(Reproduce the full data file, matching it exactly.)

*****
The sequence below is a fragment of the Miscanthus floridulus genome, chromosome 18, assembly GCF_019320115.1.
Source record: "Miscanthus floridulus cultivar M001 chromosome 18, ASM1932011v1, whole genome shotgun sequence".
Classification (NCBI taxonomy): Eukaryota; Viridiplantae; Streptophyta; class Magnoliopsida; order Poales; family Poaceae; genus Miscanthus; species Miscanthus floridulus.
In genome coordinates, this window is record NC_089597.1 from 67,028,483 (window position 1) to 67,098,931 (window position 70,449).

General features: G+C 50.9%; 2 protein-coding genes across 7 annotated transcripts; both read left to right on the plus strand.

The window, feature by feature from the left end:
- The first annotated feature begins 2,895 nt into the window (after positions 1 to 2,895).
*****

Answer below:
The sequence below is a fragment of the Miscanthus floridulus genome, chromosome 18, assembly GCF_019320115.1.
Source record: "Miscanthus floridulus cultivar M001 chromosome 18, ASM1932011v1, whole genome shotgun sequence".
Classification (NCBI taxonomy): Eukaryota; Viridiplantae; Streptophyta; class Magnoliopsida; order Poales; family Poaceae; genus Miscanthus; species Miscanthus floridulus.
In genome coordinates, this window is record NC_089597.1 from 67,028,483 (window position 1) to 67,098,931 (window position 70,449).

General features: G+C 50.9%; 2 protein-coding genes across 7 annotated transcripts; both read left to right on the plus strand.

The window, feature by feature from the left end:
- The first annotated feature begins 2,895 nt into the window (after positions 1 to 2,895).